Study Finds Fish Oil No Help to Babies
By PAM BELLUCK
Published: October 19, 2010
Many women take fish oil supplements during pregnancy, encouraged by obstetricians, marketing campaigns or the popular view that a key fish oil ingredient ― docosahexaenoic acid, or DHA ― is beneficial to a baby’s cognitive development.
But a large study published Tuesday in The Journal of the American Medical Association suggests that the DHA supplements taken by pregnant women show no clear cognitive benefit to their babies. The study also found no evidence that DHA can reduce postpartum depression, except perhaps for women already at high risk for it.
Some previous studies have suggested that DHA, an omega-3 fatty acid in fish oil, can aid in a baby’s brain development if taken during pregnancy. But many of those studies were small or observed women already taking fish oil, who might be more health-conscious. The new study, with more than 2,000 participants, was a clinical trial in which women received either fish oil with DHA or a placebo (vegetable oil).
“It’s puzzling because observational studies have shown benefits,” said Dr. Emily Oken, an associate professor in population medicine at Harvard Medical School, who wrote an editorial accompanying the study. But not every expert was surprised.
“I think a lot of us have been skeptical that something as easy as taking a DHA supplement would improve neurologic development,” said Dr. William Barth Jr., chief of maternal-fetal medicine at Massachusetts General Hospital. “I wish it were so simple, that there was a pill we could take to make our children smarter.”
Dr. Barth said more research was needed, but for now, “I think the market is running way out in front of the science.”
Scientists agree that DHA, naturally transmitted to a fetus through the placenta during the last half of pregnancy, is important, probably to visual and brain development. Several studies indicate that babies born prematurely receive too little DHA, and some studies have found that premature babies fed DHA after birth show better cognitive performance or visual coordination later on than preemies who aren’t given DHA.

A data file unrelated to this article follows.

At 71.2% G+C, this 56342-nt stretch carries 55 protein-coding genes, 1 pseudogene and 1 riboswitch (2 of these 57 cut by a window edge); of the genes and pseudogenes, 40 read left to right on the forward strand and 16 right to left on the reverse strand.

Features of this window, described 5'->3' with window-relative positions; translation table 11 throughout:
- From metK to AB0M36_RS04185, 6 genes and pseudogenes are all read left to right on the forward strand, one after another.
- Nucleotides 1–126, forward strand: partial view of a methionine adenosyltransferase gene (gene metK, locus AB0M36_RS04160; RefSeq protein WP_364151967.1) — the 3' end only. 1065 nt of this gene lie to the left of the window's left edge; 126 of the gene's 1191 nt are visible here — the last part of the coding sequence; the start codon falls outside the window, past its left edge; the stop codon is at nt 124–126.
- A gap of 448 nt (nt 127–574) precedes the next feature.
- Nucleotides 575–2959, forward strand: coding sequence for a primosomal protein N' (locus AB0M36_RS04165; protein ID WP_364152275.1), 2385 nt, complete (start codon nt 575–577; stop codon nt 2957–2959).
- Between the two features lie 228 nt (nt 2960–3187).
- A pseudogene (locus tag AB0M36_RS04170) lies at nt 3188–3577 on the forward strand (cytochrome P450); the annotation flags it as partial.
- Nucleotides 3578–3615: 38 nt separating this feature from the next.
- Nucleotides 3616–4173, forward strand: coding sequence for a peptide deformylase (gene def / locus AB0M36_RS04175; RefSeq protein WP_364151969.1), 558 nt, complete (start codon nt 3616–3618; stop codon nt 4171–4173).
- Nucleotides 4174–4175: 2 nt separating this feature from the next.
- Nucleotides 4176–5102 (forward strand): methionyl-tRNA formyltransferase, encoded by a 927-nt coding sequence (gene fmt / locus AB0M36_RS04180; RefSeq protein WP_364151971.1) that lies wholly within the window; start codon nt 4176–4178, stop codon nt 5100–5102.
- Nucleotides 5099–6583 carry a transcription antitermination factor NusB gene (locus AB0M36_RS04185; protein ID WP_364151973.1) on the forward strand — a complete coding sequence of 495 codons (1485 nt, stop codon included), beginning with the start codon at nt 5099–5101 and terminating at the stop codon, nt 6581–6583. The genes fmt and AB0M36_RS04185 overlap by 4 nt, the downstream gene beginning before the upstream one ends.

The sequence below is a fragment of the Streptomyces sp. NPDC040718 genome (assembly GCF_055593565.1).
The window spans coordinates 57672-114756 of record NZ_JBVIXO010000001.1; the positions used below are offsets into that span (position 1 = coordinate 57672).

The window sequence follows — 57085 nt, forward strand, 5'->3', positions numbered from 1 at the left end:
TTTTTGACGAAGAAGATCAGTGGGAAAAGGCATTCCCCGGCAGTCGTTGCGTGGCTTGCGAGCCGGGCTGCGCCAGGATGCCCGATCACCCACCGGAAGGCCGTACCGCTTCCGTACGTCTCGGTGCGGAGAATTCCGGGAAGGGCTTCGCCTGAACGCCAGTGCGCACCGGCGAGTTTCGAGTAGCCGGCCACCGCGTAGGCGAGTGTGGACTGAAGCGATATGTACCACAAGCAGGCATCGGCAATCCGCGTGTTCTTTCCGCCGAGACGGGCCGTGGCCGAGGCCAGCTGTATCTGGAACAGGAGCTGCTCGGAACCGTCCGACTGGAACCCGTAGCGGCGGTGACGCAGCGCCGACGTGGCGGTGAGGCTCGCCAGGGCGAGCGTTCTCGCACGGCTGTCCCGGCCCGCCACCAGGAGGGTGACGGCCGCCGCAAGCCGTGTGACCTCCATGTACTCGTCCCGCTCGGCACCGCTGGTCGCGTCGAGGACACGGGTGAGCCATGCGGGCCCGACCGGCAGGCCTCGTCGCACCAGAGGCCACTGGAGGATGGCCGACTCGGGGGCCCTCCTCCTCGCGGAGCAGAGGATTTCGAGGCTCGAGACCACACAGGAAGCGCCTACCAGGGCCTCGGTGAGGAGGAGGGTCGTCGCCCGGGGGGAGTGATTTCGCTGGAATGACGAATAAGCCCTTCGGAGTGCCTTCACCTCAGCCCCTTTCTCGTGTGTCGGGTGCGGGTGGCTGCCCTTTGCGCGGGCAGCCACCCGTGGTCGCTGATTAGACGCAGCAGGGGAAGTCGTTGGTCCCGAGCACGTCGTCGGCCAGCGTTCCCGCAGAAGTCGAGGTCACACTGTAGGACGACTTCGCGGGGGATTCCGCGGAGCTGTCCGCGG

But the new study, which mainly assessed full-term babies, found no cognitive difference at 18 months whether mothers received DHA supplements or placebos. The lead researcher, Dr. Maria Makrides of the University of Adelaide in Australia, said this suggests that full-term babies already get enough DHA in the womb, and that “there’s no extra boost” from getting more.
Nonetheless, several experts said they would continue to support taking DHA in pregnancy, especially since it is safe and apparently has few downsides. They cited a smaller 2003 Norwegian study that found I.Q. increases at age 4, although no cognitive benefit was seen in infants or 7-year-olds.
That study’s lead author, Dr. Ingrid Helland of Oslo University Hospital, said that perhaps the benefit shown at age 4 existed at 7 but was difficult to identify amid other developmental factors. She said babies in her study may have received more DHA than those in the new study because mothers, who mostly breast-fed, continued DHA supplements after giving birth. Dr. Oken said the new study may have shown no benefit in 18-month-olds because effects in infants may be “hard to measure” or “it may be that the benefit of DHA is not as important as when you’re 4.”
Dr. Makrides’s team plans assessments at 4 and 7. Dr. Jatinder Bhatia, a neonatologist heading the nutrition committee of the American Academy of Pediatrics, said that unless further studies showed no benefit as children got older, he would continue recommending DHA, now in many prenatal vitamins, to pregnant women because “I’m not convinced at this time that we should reverse course.”